Do you remember the Theory of Constraints?
A system is only as good as its slowest part!
And because slow sections are a fact of life, we rally around the slow section part, not the fastest part, or the most talented!
Basically, the slowly part must never be left with nothing to do!
A faster section needs to be standing by to deliver their work just as they need it. No sooner – there is no point as they cannot do it. And no later because their downtime will hold everyone back.
We also need a signal to tell us that slow section is nearly finished what they are doing, and the signal should arrive just in time for the buffer to release the next lot of work. Again there is no point in sending it sooner because they cannot do it and while work sits around, it costs us money.
So we won’t start our piece until we are reasonably confident that the slow section can receive it! Remembering that they will sometimes take longer and sometimes take a shorter time, we must be ready to change our plans accordingly.
There are a lot of practical applications for the Theory of Constraints
- Put the slowest child in the front of the line not at the back. Everyone has to walk behind lest they leave the child behind completely!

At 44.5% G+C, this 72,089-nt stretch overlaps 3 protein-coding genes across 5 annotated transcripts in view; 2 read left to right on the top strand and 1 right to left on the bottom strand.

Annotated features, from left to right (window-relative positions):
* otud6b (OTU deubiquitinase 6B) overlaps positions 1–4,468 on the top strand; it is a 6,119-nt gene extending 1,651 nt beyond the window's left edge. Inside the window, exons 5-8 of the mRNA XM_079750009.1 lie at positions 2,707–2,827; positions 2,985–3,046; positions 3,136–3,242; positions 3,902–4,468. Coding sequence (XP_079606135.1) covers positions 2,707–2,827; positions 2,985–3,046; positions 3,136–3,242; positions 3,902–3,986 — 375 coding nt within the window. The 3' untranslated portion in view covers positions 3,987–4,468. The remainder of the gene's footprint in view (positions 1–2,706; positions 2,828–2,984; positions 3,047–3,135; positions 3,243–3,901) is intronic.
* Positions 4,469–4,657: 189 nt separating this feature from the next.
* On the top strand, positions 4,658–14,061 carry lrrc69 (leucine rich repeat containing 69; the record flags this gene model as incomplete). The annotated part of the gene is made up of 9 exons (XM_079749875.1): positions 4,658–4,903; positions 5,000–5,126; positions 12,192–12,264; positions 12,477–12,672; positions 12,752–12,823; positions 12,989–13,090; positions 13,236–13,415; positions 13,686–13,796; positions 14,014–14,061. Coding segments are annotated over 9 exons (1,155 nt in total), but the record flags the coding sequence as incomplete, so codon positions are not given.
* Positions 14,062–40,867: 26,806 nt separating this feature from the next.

- Add resources to the slowest part of work until they are the slowest part no more! And then work with the new slowest part.
- Don’t bother to take on more work than the slowest part can do. It cannot be completed no matter how hard others work.
- And of course never be the slowest unit in a team because you will have to work non-stop while others watch you!
The Theory of Constraints and your Career
Tell me, where are the critical links in your career? Where is the point through which everything else flows at least once?
Where is the point which holds everything else up?
Now focus on that point, and get it as efficient as you can. Don’t hurry it and create a long “to do” list. It does not help the work speed up.
Just find a way to make it more efficient and effective.
Rinse and repeat.
P.S. Theory of Constraints is not inconsistent with a strengths based approach to psychology. When we focus on what the slowest part does well and do more of it, the system runs better. When we treat the slowest part as a nuisance and start harassing it with a back load of work – do this, do that! – then it will just get slower and the system slows down more. Look at the strengths of the slowest part and we will all get along a lot quicker. Quick people? Wait. We can’t go faster than our slowest teammate but we can have what they need at their finger tips just when they need it!